(China Miéville, October: The Story of the Russian Revolution , London 2017)


Letter to the Central Executive Committee of Soviets on behalf of positional soldiers
Comrade Soldiers and Workers,
All of us positional troops ask you as our comrades to explain to us who these Bolsheviks are and what party they belong to because we don’t know them or their opinion. Our provisional government has come out very much against the Bolsheviks. But we, positional soldiers, don’t find any fault with them at all … We are little by little going over entirely to the side of the Bolsheviks. But in order for us to find out exactly about the Bolsheviks, we are turning to you, comrades, as our advisors – explain all this to us.
With respect, all the positional Soldiers, 9 August 1917, Active Army, Sirebrov, Soldier
(Mark D. Steinberg, Voices of Revolution, 1917 , New Haven and London 2001)

10 August

Mistrust between prime minister [Kerensky] and general [Kornilov] was such that Kornilov arrived with a substantial and provocative bodyguard. This was a body of Turkmen fighters from the so-called Savage Division of volunteer soldiers from across the Caucasus … As Kerensky watched in alarm from the Winter Palace, the red-robed warriors came jogging into view down the wide streets, surrounding Kornilov’s car, brandishing scimitars and machine-guns. They took up positions around the palace door like enemies preparing for a parlay.
(China Miéville, October: The Story of the Russian Revolution , London 2017)

Resolution of the Conference of Public Figures [representatives of business and industry, the nobility, educated society and former officers, convened in Moscow between 8-10 August]
The time has come openly to admit that the country … is on the verge of ruin. The government, if it realises its duty, must acknowledge that it has led the state on the wrong road, which must be abandoned at once for the sake of saving the country and freedom … The only government is one that cuts itself free of all traces of dependence on committees, soviets and other similar organisations.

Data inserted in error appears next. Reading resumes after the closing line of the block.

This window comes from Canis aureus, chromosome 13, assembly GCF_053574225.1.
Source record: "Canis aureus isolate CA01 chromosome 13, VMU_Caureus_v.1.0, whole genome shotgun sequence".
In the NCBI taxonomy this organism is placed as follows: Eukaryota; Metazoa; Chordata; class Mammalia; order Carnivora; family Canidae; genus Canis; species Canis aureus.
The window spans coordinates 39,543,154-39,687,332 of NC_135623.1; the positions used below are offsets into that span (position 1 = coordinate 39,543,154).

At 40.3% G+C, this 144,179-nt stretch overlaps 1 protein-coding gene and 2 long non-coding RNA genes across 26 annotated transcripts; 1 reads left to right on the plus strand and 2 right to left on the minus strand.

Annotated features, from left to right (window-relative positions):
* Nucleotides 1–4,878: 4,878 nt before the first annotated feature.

( The Russian Revolution 1917-1921 , ed. Ronald Kowalski, London 1997)

11 August

Memoir by the Menshevik Nikolai Sukhanov
I got into a train at one of the stations before Yaroslavl but the train was already overflowing, and in all classes you had to stand up all night. In Yaroslavl, by using my title of Central Ex. Com. member, I penetrated into an almost empty military carriage. I was delighted at my success, but something rather disagreeable happened as a result. I was naïve enough to remove my boots, which were gone when I happened to wake up an hour or two later … In Moscow, astounding the crowd with my stockinged feet, I made my way to the station-master and spent about two hours telephoning to people at random, to see whether some friend could bring a pair of boots to the station for me. This was all quite typical of travelling at this time.
(N.N. Sukhanov, The Russian Revolution 1917: a Personal Record , Oxford 1955)

12 August

Diary entry of Louis de Robien, attaché at the French Embassy
There is again a certain amount of excitement in the town. Cossack patrols and machine-gun carriers are massed in the Winter Palace square, ready to intervene. During the last few days one has felt that things were going badly again. … One feels it, like one does when one knows that a storm is coming, even though one cannot yet hear the thunder.
(Louis de Robien, The Diary of a Diplomat in Russia 1917-1918 , London 1969)